Rosy job reports annoy me. Some of America’s best neo-realistic fiction derives from a one month up tick in jobs. The media looks for any excuse to tell us this month will be the first step in a crescendo of more jobs, but more jobs will not reverse current job trends, nor solve America’s job problems.
Journalists and reporters ought to recognize one of America’s long term job trends because newspaper publishers are one of a group of service industries that have 20 years of a declining count and percentage of America’s jobs. Other service industries using computer technology also have a declining share of America’s jobs, which assures fewer service industries remain to generate replacement jobs and enough new jobs to meet the job requirements of a growing population.
President Lyndon Johnson noticed the long term decline of production jobs back in 1964 when he predicted that the nation would be capable of maintaining its present levels of production in 1975 with 20 million fewer workers. (1) He made the prediction during a period when automation was getting lots of attention. Calculating inflation adjusted GDP dollars per establishment job in 1964 and again for 1975 allows the comparison he was suggesting. He was off in the count; it was 4.5 million fewer workers to produce 1964 production in 1975.
When Lyndon Johnson made his prediction manufacturing was 27 percent of America’s establishment jobs, which was down from a high of 39 percent in 1943. By 1975 it was 22 percent, now it is 8.8 percent. The declining share of America’s jobs in manufacturing reflects part of a long term trend that has advanced far enough since Lyndon Johnson’s day to threaten America’s ability to maintain self supporting work.
Advancing computer technologies have raised productivity in service industries over the last 20 years, which inevitably leads to a smaller share of establishment jobs. For example, retail trade started 1990 with 12.1 percent of America’s jobs. The decade of 1990 to 2000 was a period with job growth faster than population growth. The American economy added 22.3 million jobs when 13.5 million new jobs would have been able to keep up with population growth, but retail ended the decade with only 11.6 percent of America’s jobs.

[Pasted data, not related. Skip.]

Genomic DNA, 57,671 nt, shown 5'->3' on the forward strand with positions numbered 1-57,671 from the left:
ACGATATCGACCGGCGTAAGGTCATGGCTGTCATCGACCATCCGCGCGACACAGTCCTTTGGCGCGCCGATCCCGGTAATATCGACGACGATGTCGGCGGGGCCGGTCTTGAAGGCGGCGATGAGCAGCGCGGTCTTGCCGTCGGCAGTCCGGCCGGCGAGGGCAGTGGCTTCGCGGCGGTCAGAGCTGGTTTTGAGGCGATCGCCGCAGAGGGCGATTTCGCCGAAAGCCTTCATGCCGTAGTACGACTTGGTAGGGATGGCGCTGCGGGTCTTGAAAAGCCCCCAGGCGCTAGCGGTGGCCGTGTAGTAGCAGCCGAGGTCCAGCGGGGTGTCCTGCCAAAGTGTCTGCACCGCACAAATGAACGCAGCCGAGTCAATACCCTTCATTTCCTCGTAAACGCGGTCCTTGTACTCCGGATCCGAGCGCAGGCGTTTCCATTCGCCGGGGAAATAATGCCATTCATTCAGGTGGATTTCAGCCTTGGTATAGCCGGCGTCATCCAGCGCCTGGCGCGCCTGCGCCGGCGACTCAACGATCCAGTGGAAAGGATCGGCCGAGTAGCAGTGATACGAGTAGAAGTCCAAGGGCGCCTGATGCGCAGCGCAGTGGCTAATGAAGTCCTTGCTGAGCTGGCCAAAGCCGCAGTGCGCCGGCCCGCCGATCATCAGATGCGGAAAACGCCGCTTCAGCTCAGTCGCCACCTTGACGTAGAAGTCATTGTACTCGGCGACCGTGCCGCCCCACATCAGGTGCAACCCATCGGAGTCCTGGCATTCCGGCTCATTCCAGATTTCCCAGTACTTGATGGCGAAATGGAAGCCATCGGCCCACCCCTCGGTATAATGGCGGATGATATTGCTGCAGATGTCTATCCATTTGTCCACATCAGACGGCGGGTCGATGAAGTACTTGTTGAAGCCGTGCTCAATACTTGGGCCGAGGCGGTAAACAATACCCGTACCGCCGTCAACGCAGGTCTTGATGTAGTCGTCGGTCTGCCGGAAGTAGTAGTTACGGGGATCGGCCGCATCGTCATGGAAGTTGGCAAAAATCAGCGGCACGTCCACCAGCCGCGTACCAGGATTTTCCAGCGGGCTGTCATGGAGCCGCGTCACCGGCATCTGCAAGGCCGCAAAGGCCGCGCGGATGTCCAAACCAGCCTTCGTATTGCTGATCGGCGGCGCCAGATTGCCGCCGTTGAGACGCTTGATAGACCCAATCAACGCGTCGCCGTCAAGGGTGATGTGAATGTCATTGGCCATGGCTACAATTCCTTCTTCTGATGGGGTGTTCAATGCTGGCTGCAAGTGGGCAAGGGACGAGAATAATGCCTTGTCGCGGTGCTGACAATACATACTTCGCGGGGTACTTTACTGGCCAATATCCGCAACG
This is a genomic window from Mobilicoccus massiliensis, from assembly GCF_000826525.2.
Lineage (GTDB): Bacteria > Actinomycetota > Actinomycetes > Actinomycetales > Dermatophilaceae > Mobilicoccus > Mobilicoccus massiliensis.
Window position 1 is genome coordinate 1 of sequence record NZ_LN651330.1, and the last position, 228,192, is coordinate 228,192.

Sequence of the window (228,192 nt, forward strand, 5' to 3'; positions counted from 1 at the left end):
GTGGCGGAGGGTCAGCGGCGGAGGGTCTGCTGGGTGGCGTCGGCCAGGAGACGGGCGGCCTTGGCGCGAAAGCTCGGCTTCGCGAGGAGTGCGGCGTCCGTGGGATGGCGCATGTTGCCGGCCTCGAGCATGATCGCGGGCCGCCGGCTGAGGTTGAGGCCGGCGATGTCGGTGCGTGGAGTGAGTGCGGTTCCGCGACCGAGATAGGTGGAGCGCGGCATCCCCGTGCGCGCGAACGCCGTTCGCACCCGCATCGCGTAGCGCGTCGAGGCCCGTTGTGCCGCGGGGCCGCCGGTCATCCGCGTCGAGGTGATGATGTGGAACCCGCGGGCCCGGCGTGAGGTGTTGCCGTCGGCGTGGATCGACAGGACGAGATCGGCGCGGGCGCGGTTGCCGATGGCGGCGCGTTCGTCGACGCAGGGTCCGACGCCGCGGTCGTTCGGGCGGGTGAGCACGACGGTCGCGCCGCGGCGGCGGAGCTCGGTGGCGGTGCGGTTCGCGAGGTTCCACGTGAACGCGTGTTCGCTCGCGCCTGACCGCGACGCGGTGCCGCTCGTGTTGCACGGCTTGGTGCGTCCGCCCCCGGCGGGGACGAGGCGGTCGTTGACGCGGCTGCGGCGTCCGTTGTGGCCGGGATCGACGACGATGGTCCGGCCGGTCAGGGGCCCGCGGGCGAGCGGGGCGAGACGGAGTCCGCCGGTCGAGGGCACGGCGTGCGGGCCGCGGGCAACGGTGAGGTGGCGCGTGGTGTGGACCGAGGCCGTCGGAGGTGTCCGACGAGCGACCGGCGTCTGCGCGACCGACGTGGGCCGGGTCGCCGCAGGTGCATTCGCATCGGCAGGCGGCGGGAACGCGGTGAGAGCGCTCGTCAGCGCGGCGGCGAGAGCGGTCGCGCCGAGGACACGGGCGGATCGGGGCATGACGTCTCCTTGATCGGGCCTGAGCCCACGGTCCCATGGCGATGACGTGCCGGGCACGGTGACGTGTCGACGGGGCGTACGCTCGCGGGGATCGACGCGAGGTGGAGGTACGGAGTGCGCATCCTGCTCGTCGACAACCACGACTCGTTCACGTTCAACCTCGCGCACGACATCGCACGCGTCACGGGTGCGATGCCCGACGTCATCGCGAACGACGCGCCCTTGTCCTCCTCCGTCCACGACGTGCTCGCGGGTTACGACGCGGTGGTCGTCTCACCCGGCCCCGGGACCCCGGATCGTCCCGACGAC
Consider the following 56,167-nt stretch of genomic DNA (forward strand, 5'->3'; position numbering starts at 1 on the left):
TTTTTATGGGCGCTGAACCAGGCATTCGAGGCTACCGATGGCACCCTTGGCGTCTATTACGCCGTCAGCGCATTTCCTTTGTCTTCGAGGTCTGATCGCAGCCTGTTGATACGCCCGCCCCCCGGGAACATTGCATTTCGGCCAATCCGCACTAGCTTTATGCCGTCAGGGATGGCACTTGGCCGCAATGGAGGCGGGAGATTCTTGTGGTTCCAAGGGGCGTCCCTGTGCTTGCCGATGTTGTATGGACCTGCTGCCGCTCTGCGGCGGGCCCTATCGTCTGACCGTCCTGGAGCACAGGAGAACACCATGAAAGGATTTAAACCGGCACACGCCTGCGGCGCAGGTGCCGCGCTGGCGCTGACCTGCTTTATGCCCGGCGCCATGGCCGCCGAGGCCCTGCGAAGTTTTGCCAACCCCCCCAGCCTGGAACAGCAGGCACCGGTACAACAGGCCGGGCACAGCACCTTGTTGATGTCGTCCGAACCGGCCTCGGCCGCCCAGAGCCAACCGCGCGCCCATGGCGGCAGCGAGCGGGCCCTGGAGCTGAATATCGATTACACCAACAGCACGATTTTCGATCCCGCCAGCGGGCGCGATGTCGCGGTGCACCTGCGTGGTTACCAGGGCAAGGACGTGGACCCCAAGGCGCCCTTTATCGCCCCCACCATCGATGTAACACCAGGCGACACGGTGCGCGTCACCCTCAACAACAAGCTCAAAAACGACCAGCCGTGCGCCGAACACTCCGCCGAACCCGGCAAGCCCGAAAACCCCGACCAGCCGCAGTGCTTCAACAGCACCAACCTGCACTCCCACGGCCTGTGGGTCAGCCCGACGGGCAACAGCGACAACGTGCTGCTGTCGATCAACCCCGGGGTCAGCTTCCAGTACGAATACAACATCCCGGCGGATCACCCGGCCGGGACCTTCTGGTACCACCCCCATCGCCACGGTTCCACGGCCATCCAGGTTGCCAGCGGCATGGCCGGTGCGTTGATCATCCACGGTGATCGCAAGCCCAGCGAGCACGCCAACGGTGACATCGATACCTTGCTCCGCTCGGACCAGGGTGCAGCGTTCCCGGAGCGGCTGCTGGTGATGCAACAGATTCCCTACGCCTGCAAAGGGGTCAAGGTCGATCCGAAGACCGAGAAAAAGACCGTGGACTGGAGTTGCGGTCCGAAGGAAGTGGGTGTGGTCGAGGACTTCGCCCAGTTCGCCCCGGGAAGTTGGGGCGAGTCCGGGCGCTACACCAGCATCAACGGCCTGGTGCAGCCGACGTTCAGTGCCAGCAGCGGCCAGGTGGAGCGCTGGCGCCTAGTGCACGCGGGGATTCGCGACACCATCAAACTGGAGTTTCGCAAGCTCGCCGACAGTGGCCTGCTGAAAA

In contrast the decade of 2000 to 2010 was a period of slow job growth with a precipitous decline of jobs in the recession of 2008 and 2009. The American economy lost nearly 2 million jobs over the decade, but retail trade continued to lose share ending the decade with only 11.1 percent of America’s jobs, a loss of another half percent of America’s establishment jobs.
Over the last two decades other service sectors in addition to retail lost share to higher labor productivity from computer technologies and the ever wider use of the Internet. Services losing percentage share of establishment jobs include wholesale trade, utilities, newspaper, book and periodical publishers, radio and television broadcasting, land line and cell phone communications, banking and financial services.
Declining service sectors and manufacturing, construction and mining defined by the Bureau of Labor Statistics lost 10.5 percent of America’s jobs from 1990 to 2010. The biggest share of expanding service jobs came in health care, education and government service. Another important sector for expanding jobs came in selected professional services like accounting, architecture, engineering, and computer design. Remaining new jobs were in low productivity services like restaurants, gambling, fitness centers, pet care, landscaping, temp work, security, prisons, business support and personal services. These sectors support millions of jobs, but also 10.5 percent more of America’s jobs than 1990.
America needs 1.5 million new jobs a year just to keep up with population growth, but higher productivity keeps shifting the burden of new jobs onto a declining number of service industries. By 2010 manufacturing, construction, mining and the high productivity service sectors have declined to 38.5 percent of America’s jobs. Jobs in these combined sectors have a twenty year record of lower than average growth that guarantees a gradually declining share of America’s jobs. These service sectors had 49 percent of establishment employment in 1990. To have a 49 percent share in 2010 required 13.7 million more jobs. Instead these sectors lost 3.7 million jobs: 17.4 million jobs shifted to other sectors.
It takes an optimistic job forecast to predict that 38.5 percent will not fall further. In effect, job losses in high productivity manufacturing and service sectors assure new jobs will have to come in low productivity service sectors confined to services with just 61.5 percent of jobs as of 2010.
Where will we work in the free-for-all? It’s a question more of us will have to ask in the next decade, but now is the perfect time to start.
(1) Foster Rhea Dulles, Labor in America: A history, (NY: Thomas K. Crowell Co. 1966) p. 403.